MEC's service territory is expansive and spans four national forests, seven counties and two states. To create the WMP, MEC sought input and comment from multiple agencies, including the Lolo and Flathead National Forests, US Forest Service, Missoula County Office of Emergency Management, Montana Statewide Office of Emergency Management, Montana Department of Natural Resources, Bureau of Indian Affairs (BIA), Bureau of Land Management – Missoula, United States Department of Agriculture (USDA) and Montana Disaster Emergency Service (DES). It was important to seek input from parties that MEC might require support or partnership from should a wildfire occur. These agencies helped outline responsible parties, emergency contacts and procedures. A third-party engineering firm reviewed the final WMP to ensure it was comprehensive and actionable.

Be Proactive

Published in 2020, MEC was the first utility in the state to issue a WMP. The Co-op's five-year plan was developed to be consistent with industry best practices. While WMP regulations are under development and vary by state, the plans in general, are likely to direct utilities to develop operational policies and practices to prevent, prepare for and respond to wildfire events.

When speaking with Joe, who has consulted many local utilities on this topic, he urged, "Anyone in a fire-prone area, like much of the Western United States, should have one. We are fuel-heavy and dry."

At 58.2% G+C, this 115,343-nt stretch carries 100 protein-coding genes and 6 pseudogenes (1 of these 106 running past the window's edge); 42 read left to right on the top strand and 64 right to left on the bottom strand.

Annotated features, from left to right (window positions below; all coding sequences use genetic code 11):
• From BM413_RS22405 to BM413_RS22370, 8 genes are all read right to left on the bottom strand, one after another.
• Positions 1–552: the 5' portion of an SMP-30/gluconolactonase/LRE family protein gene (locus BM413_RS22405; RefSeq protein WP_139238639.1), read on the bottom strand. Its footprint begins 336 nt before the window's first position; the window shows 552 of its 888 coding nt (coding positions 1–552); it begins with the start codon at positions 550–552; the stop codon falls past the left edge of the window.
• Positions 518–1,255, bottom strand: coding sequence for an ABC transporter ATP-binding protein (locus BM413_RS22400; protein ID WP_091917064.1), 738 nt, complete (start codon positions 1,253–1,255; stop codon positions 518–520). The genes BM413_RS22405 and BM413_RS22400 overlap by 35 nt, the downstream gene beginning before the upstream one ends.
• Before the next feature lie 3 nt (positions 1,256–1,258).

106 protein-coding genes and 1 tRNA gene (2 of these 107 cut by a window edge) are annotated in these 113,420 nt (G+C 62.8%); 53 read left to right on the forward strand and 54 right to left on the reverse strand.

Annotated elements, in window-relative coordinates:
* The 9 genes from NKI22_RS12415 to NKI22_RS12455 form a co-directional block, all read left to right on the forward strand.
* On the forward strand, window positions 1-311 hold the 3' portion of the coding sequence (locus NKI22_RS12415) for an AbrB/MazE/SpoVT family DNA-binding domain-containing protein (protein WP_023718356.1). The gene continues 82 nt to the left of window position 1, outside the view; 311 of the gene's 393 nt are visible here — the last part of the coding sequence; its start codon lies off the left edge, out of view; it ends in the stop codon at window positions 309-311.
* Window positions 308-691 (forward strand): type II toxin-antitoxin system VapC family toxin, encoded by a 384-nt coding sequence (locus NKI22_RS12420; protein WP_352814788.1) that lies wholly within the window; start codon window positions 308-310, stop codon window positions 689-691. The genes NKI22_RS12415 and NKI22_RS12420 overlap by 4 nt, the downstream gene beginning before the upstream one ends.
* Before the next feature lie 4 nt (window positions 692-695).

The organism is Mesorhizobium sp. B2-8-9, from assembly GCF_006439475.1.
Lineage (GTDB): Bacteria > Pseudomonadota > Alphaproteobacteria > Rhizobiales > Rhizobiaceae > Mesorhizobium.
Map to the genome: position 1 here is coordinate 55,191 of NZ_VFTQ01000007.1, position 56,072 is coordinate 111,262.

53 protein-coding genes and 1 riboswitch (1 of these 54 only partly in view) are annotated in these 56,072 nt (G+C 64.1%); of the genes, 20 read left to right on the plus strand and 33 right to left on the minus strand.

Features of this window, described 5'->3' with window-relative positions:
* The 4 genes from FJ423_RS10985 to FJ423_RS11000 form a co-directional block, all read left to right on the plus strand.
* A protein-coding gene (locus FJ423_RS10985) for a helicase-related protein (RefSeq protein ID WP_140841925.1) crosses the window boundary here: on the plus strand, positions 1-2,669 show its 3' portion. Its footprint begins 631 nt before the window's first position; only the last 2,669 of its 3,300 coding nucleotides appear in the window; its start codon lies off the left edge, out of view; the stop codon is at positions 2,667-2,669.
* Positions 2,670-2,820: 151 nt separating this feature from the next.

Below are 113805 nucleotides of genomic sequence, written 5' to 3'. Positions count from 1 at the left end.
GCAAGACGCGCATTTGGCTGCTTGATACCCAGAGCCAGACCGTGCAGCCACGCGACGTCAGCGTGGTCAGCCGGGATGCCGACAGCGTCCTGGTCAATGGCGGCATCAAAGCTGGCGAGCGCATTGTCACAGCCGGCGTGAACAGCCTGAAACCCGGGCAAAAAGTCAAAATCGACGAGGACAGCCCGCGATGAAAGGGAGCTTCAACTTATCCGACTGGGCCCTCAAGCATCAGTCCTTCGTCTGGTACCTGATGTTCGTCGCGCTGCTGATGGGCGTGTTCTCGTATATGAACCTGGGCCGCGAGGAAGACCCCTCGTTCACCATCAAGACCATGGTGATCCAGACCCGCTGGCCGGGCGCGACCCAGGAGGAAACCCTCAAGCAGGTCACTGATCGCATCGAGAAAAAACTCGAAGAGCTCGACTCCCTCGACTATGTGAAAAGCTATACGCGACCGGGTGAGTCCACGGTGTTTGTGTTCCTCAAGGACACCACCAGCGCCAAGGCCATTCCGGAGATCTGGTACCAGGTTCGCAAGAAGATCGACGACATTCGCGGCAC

Documented Vegetation Management Program

MEC has an aggressive Vegetation Management Program, which seeks to inspect 50% of our system each year. System inspection is critical because our crews need to understand what we're working with. Trees and vegetation are trimmed or removed immediately in urgent cases and/or if there's less than two-years of line-clearance.

To work more efficiently, MEC brought in contractors who do a deep-clean cut of the system's rights of way. This clearing provides ten-feet clearance on either side of the wire, ground-to-sky. The inspections and clearing are done on a cyclical process.

Ultimately, the WMP dictates much of our operational planning and system maintenance. It took plans that were already in place and made them more robust. It helps the Co-op be proactive versus reactive. The plan features maps which show the highest priority areas on our system like the Nine Mile, Petty Creek and Rock Creek areas. These areas are known as the "Wildland Urban Interface," or intersections of heavy development and fuel-dense, fire-prone areas.

When it comes to operational planning and maintenance, Joe is a big fan of the WMP and commented, "The WMP has been a huge help for operational prioritization. The detailed mapping changed where our priorities lie. This is where it's been the biggest impact to us. It really helped us prioritize areas that need attention the most."

Continual Improvements

The strategies, programs, goals and metrics included in the WMP, are an effective approach to reduce fire-related risk in the near-term and will allow for refinement and improvement over time.

As MEC gains experience implementing the WMP's mitigation programs and as new information emerges, the Co-op will assess, evaluate, enhance and refine its practices and the plan. MEC's business planning process includes budgeting and strategic planning for a three-to-five-year planning horizon. The goal is to update the plan every five years and work alongside key stakeholders for review and comment during each review cycle.